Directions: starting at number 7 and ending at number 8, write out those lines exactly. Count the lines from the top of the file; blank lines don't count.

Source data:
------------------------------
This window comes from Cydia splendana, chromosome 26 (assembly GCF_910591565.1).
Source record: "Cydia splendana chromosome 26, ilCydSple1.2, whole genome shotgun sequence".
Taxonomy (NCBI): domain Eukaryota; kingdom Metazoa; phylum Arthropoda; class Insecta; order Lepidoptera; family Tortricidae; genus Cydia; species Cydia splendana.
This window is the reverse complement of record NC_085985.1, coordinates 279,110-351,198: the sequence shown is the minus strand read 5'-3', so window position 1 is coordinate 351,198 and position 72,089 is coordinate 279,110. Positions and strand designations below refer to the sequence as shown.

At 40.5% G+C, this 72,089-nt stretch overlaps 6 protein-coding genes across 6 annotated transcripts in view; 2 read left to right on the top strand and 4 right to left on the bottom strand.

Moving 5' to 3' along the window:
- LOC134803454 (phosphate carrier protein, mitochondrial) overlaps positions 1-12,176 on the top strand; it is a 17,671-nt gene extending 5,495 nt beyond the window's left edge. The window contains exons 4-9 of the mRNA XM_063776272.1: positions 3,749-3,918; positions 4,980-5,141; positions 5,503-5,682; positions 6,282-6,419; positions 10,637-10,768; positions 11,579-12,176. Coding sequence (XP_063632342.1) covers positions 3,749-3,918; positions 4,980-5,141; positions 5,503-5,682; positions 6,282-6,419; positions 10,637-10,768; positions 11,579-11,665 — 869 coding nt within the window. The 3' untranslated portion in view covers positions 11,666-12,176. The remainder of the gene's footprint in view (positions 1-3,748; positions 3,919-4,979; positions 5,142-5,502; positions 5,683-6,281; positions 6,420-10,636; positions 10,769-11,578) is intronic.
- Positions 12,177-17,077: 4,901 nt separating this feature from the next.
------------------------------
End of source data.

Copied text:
- LOC134803454 (phosphate carrier protein, mitochondrial) overlaps positions 1-12,176 on the top strand; it is a 17,671-nt gene extending 5,495 nt beyond the window's left edge. The window contains exons 4-9 of the mRNA XM_063776272.1: positions 3,749-3,918; positions 4,980-5,141; positions 5,503-5,682; positions 6,282-6,419; positions 10,637-10,768; positions 11,579-12,176. Coding sequence (XP_063632342.1) covers positions 3,749-3,918; positions 4,980-5,141; positions 5,503-5,682; positions 6,282-6,419; positions 10,637-10,768; positions 11,579-11,665 — 869 coding nt within the window. The 3' untranslated portion in view covers positions 11,666-12,176. The remainder of the gene's footprint in view (positions 1-3,748; positions 3,919-4,979; positions 5,142-5,502; positions 5,683-6,281; positions 6,420-10,636; positions 10,769-11,578) is intronic.
- Positions 12,177-17,077: 4,901 nt separating this feature from the next.